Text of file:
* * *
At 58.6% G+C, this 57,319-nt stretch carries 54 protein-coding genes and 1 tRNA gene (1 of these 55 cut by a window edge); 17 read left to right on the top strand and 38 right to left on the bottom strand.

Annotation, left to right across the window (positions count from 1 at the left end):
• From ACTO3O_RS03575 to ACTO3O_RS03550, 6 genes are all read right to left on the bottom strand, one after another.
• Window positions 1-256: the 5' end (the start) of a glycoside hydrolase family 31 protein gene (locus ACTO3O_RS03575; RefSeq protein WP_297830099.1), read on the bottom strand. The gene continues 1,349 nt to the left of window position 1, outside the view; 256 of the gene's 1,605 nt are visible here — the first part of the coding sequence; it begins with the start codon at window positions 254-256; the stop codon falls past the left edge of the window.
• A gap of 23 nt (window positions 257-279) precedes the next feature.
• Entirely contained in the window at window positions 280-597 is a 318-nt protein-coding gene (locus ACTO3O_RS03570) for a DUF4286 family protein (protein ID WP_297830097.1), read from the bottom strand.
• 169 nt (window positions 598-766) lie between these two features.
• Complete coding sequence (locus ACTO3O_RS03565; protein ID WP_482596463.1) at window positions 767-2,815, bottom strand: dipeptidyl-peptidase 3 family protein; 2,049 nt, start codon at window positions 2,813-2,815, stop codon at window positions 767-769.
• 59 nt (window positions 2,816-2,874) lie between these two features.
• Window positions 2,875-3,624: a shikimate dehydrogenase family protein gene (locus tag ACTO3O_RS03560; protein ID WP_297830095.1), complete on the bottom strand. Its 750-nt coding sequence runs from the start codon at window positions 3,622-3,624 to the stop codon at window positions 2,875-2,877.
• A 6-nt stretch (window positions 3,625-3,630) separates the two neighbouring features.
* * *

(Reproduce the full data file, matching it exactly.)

At 58.6% G+C, this 57,319-nt stretch carries 54 protein-coding genes and 1 tRNA gene (1 of these 55 cut by a window edge); 17 read left to right on the top strand and 38 right to left on the bottom strand.

Annotation, left to right across the window (positions count from 1 at the left end):
• From ACTO3O_RS03575 to ACTO3O_RS03550, 6 genes are all read right to left on the bottom strand, one after another.
• Window positions 1-256: the 5' end (the start) of a glycoside hydrolase family 31 protein gene (locus ACTO3O_RS03575; RefSeq protein WP_297830099.1), read on the bottom strand. The gene continues 1,349 nt to the left of window position 1, outside the view; 256 of the gene's 1,605 nt are visible here — the first part of the coding sequence; it begins with the start codon at window positions 254-256; the stop codon falls past the left edge of the window.
• A gap of 23 nt (window positions 257-279) precedes the next feature.
• Entirely contained in the window at window positions 280-597 is a 318-nt protein-coding gene (locus ACTO3O_RS03570) for a DUF4286 family protein (protein ID WP_297830097.1), read from the bottom strand.
• 169 nt (window positions 598-766) lie between these two features.
• Complete coding sequence (locus ACTO3O_RS03565; protein ID WP_482596463.1) at window positions 767-2,815, bottom strand: dipeptidyl-peptidase 3 family protein; 2,049 nt, start codon at window positions 2,813-2,815, stop codon at window positions 767-769.
• 59 nt (window positions 2,816-2,874) lie between these two features.
• Window positions 2,875-3,624: a shikimate dehydrogenase family protein gene (locus tag ACTO3O_RS03560; protein ID WP_297830095.1), complete on the bottom strand. Its 750-nt coding sequence runs from the start codon at window positions 3,622-3,624 to the stop codon at window positions 2,875-2,877.
• A 6-nt stretch (window positions 3,625-3,630) separates the two neighbouring features.